I belong to Toastmasters, a great organization, and I remember an international speech a few years ago where the speaker stood on stage holding a white piece of paper. In the middle of the paper was a red mark. The first thing you saw was the red. It stood out. You couldn’t miss it.
And then he said that we hadn’t even noticed the 95% of the paper that was white. I’ve always remembered that.
As I watch the news and read the paper, I’m often reminded of that speech. Murders, lies, cheating, fraud, car chases. Those all catch our attention and hold it, just like the red spot.
But for every murder in Los Angeles, close to where I live, there are millions of decent, hard-working, kind people who try to make life better for themselves and possibly others. The car chase catches our attention, but there are hundreds of thousands of people driving on the freeways every day, mostly staying in their lanes and going a reasonable speed, trying to be careful.
For every liar and every lie, there are people who hold the truth to be important. For every bully –– and there are so many of them, especially online –– there are more people who are kind to each other.
We read the horrible headlines, but we forget –– or we aren’t even aware –– of the people across the world who are trying to do good, trying to make the world a better place.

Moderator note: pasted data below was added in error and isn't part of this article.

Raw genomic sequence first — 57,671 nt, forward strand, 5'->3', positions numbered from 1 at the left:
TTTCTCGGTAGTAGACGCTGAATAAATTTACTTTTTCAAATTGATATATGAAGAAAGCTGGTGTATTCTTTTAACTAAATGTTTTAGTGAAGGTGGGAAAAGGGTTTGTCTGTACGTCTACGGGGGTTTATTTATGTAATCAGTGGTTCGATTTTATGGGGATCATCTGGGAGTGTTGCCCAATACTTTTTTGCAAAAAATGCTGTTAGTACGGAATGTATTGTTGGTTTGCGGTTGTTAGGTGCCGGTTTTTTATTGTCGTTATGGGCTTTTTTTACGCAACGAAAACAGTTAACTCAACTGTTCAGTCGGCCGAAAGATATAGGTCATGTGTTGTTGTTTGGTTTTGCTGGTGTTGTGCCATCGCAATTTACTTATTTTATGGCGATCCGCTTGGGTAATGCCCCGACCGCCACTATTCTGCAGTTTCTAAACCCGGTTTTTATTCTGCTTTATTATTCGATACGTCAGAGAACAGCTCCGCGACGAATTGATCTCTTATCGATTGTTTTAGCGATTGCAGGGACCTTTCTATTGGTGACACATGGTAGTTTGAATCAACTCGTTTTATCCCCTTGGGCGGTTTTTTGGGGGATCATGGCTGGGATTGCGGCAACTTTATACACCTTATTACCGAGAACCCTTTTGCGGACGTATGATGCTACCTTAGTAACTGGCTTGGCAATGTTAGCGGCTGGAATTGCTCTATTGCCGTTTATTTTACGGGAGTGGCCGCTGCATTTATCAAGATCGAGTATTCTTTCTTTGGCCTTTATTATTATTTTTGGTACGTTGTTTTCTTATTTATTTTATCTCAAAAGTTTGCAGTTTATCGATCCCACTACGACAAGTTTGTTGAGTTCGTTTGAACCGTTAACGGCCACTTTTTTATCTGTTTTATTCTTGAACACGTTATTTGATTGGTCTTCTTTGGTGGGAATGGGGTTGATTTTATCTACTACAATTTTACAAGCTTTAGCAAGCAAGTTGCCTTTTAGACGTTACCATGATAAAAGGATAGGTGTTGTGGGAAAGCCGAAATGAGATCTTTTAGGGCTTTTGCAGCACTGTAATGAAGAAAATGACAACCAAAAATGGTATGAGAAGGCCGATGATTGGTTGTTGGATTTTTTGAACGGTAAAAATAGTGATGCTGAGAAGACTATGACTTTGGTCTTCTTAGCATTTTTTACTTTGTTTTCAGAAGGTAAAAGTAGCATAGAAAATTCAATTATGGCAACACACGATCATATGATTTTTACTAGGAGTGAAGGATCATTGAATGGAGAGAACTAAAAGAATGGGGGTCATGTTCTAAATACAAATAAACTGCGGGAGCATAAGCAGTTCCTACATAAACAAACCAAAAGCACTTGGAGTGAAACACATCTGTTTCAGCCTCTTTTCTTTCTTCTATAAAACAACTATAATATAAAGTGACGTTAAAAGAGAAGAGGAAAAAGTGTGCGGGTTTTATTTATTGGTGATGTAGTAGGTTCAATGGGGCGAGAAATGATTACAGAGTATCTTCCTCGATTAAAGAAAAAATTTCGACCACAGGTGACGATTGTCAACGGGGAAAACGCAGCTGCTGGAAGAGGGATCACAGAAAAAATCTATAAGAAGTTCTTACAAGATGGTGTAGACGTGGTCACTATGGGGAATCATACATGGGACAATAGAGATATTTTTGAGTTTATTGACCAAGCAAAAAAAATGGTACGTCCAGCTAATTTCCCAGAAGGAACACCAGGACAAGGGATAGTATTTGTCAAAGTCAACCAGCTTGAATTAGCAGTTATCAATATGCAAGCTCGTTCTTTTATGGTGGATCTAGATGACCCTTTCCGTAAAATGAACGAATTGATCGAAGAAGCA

Activists working to minimize climate change, trying to achieve energy independence. Environmentalists saving animals, land, and whole species. There are people who care about women’s reproductive rights, who champion the poor and those badly treated in our society. There are people who work for justice in our court systems.
The list of the quiet ones, the forgotten ones, stretch far beyond that red mark.
Sometimes it’s hard to see beyond the news. Headline reports are so awful, so offensive, so frightening. It’s easy to become depressed and frustrated. But I try to look beyond that, to the large expanse of those trying to do good, every single day. In their small, quiet way, in families, in volunteering or charity, in kindness to neighbors –– they are the ones to pay attention to and be thankful for.